From Candy Crush to Bubble Wrap, Brands Descend on Licensing Expo
Today is only the first day of the annual Licensing Expo in Las Vegas, but I am already struck by how many new brands and players are either embracing licensing for the first time or choosing to exhibit here for the first time.
The brand causing the biggest commotion on the show floor may be Candy Crush, a first-time exhibitor and a new licensor. Excited potential licensees seemed to think the addictive smartphone game, created by developers at the game maker King, is the licensing industry's new Angry Birds. When I visited the Candy Crush booth, the brand's VP of business development was holding court amid a swarm of would-be partners trying to pitch him ideas.
Another new licensor that caught my eye was Bubble Wrap. To be honest, I didn't know that it was a brand before today, but after hearing its pitch I can see the logic. Owned by Sealed Air Corporation, a $7.6 billion company operating in 175 countries with approximately 25,000 employees, Bubble Wrap has near ubiquitous brand recognition. After all, who doesn't love popping those bubbles? So the brand sees an opportunity to capitalize on consumers' pre-existing emotional connection by creating bubble wrap-branded luggage, arts and crafts, furniture, cell phone cases and toys. I don't know if it will work, but it is inventive.
It was also good to see Meredith Corp. back. The company, which publishes brands such as Better Homes and Gardens and Family Circle, is a very successful licensor -- Better Homes & Gardens is a huge home brand at Walmart -- but it has not exhibited at the Licensing Expo since the show moved to Las Vegas four years ago.
Perhaps it's especially good to see the newcomers and returnees amid all the coverage, tweets and Vine videos coming out of the Cannes Lions International Festival of Creativity this week. Brand licensing has often been misconstrued as primarily a trademark protection tactic or a route to incremental revenue, rather than a marketing craft on par with advertising, public relations, experiential, social or content marketing. And I've always been a little bit envious of my colleagues at Omnicom who get to go to Cannes every year and share their creative innovations with the world.
Don't get me wrong: The Licensing Excellence Awards taking place at the Licensing Expo tonight are important for our industry. But they just don't carry the same gravitas.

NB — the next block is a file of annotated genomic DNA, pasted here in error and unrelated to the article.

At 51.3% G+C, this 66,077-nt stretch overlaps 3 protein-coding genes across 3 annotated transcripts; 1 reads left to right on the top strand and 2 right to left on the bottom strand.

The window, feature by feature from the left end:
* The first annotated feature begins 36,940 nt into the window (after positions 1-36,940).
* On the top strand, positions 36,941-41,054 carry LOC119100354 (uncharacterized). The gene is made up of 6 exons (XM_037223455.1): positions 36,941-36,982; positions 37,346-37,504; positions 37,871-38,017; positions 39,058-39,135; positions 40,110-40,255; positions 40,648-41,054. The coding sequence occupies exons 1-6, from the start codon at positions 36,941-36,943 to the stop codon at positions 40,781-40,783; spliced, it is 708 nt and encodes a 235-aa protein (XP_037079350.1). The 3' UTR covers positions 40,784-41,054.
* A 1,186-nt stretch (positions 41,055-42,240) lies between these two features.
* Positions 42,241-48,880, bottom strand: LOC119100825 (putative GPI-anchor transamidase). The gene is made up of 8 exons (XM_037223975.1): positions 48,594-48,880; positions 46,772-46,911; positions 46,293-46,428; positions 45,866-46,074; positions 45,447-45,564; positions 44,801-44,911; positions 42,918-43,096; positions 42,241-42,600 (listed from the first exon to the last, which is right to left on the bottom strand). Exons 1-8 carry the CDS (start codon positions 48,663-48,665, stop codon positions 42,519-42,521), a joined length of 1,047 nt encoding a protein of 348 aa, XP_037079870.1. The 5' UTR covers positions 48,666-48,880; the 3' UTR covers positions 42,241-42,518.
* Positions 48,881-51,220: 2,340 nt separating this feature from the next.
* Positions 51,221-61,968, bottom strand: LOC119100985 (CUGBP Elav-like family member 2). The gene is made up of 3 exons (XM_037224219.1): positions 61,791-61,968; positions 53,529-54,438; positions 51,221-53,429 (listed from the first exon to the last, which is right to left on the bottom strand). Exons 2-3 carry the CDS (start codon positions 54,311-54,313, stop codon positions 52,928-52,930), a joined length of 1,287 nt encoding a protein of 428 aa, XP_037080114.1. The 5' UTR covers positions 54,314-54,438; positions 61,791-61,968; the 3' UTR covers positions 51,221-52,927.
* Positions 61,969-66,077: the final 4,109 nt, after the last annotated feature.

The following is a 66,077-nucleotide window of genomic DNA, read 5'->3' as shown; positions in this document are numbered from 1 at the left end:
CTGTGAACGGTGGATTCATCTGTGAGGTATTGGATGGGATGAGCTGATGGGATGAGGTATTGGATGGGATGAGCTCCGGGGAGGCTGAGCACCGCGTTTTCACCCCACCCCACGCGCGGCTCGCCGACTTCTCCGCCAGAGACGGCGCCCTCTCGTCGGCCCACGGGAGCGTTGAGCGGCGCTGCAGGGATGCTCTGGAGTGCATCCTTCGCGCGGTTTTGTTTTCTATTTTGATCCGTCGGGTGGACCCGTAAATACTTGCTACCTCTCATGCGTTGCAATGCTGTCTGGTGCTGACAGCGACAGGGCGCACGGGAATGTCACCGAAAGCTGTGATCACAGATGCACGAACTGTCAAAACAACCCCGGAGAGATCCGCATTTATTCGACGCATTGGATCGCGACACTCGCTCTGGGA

So it's it all the more interesting to me that this year Cannes and the Licensing Expo are taking place concurrently. Even more interesting to me is that despite the fact that one takes place in Cannes against the backdrop of the French Riviera, and the other takes place in Las Vegas against the backdrop of Mandalay Bay, both are -- perhaps for the first time -- pre-occupied with many of the same issues and tactics.
I have no doubt that at Cannes this year phrases such as "marketer as maker," "maker culture" and "culture of invention" are being bandied about as frequently and with as much passion as "big data" was at SXSW Interactive this year.
The idea is that marketers aren't just making ads anymore. The focus is on the creation and invention of new products and services, designed to instill new, authentic connections with a brand's audience while conveying the brand's attributes in fresh and innovative ways. A widely heralded example of "marketer as maker" is of course the Nike+ Fuel Band. The band, which tracks an individual's Nike+ Fuel points, has become the embodiment of "Just Do It" in ways not possible even through the most interesting or innovative advertisements.
In other words, "making" has become the new creative.
But in the world of licensing, "making" has always been the creative. We have always been a culture of invention. Aren't Flintstones Vitamins, created through licensing in 1968 by Hanna-Barbera, or Polo Fragrance, created through licensing in 1978 by Ralph Lauren, as innovative in their own ways as the Nike+ Fuel Band is today? The vitamins, which are still sold at retail, have become more iconic than the show they originally helped to market. And what young man in the past 30 years didn't first learn about Ralph Lauren by receiving Polo cologne as a gift?
In truth, brand licensing is the original "marketer as maker" marketing discipline, and the fact that both the industry and the Licensing Expo continue to grow is a testament to our collective ingenuity and our industry-wide "culture of invention." Sales of licensed goods increased for the second consecutive year in 2012, generating nearly $5.5 billion in royalties on an estimated retail value of $112.1 billion, the International Licensing Industry Merchandisers' Association said today.
More show trends tomorrow.